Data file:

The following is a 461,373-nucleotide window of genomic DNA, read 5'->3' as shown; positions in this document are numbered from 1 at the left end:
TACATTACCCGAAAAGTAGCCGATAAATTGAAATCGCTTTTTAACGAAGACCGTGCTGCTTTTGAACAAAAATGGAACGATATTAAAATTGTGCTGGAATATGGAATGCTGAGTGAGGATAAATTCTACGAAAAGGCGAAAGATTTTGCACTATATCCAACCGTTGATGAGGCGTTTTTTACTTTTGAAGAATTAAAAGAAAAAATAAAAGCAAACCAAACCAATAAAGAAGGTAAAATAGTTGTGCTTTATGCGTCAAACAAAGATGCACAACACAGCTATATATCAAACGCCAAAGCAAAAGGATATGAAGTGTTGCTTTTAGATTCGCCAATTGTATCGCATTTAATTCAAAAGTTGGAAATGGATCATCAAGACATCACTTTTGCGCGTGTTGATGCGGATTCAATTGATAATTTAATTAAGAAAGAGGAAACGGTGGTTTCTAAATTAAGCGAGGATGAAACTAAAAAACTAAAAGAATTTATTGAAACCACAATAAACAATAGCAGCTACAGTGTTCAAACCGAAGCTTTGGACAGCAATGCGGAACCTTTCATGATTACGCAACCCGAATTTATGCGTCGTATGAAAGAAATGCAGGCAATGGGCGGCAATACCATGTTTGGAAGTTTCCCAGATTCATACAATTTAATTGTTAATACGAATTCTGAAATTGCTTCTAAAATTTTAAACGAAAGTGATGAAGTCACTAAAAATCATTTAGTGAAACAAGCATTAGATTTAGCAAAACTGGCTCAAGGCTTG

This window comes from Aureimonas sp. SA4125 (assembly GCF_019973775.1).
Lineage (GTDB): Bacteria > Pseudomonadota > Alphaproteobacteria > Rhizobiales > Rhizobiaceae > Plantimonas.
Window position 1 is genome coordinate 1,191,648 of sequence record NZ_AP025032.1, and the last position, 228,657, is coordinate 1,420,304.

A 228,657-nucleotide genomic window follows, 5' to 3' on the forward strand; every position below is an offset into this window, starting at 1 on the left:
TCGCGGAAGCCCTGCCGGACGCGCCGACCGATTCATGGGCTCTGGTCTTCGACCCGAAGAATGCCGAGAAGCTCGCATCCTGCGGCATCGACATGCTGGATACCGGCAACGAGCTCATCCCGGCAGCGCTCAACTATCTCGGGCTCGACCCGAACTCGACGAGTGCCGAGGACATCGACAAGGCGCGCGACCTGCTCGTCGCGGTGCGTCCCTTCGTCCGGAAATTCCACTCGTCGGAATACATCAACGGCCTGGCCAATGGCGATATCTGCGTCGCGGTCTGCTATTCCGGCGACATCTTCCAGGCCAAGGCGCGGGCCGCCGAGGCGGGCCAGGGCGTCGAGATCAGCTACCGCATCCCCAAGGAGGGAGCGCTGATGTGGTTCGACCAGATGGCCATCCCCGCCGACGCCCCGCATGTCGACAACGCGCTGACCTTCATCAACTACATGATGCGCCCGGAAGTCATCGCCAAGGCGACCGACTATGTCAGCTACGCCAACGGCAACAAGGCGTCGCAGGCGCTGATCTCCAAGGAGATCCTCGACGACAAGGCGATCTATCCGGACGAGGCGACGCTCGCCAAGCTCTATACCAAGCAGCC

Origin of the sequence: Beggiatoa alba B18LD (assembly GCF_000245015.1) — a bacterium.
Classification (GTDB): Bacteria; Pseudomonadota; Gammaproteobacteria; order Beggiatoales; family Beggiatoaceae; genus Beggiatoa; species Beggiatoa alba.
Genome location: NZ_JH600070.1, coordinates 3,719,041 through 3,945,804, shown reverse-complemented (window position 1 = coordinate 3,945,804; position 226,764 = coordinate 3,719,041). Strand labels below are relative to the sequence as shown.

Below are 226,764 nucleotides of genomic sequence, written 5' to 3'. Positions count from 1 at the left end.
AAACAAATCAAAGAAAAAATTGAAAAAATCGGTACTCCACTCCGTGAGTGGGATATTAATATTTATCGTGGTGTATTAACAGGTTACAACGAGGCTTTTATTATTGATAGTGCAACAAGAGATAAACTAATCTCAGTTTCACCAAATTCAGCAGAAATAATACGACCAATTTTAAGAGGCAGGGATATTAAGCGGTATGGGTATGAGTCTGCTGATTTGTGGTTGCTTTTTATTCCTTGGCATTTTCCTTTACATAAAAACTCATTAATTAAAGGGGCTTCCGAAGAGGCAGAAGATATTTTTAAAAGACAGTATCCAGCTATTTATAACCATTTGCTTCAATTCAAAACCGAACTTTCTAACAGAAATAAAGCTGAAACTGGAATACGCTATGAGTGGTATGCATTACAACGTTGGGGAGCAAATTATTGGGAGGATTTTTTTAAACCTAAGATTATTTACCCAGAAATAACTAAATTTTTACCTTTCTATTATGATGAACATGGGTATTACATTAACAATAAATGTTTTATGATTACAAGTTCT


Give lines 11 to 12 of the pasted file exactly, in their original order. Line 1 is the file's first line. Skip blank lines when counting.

Below are 226,764 nucleotides of genomic sequence, written 5' to 3'. Positions count from 1 at the left end.
AAACAAATCAAAGAAAAAATTGAAAAAATCGGTACTCCACTCCGTGAGTGGGATATTAATATTTATCGTGGTGTATTAACAGGTTACAACGAGGCTTTTATTATTGATAGTGCAACAAGAGATAAACTAATCTCAGTTTCACCAAATTCAGCAGAAATAATACGACCAATTTTAAGAGGCAGGGATATTAAGCGGTATGGGTATGAGTCTGCTGATTTGTGGTTGCTTTTTATTCCTTGGCATTTTCCTTTACATAAAAACTCATTAATTAAAGGGGCTTCCGAAGAGGCAGAAGATATTTTTAAAAGACAGTATCCAGCTATTTATAACCATTTGCTTCAATTCAAAACCGAACTTTCTAACAGAAATAAAGCTGAAACTGGAATACGCTATGAGTGGTATGCATTACAACGTTGGGGAGCAAATTATTGGGAGGATTTTTTTAAACCTAAGATTATTTACCCAGAAATAACTAAATTTTTACCTTTCTATTATGATGAACATGGGTATTACATTAACAATAAATGTTTTATGATTACAAGTTCT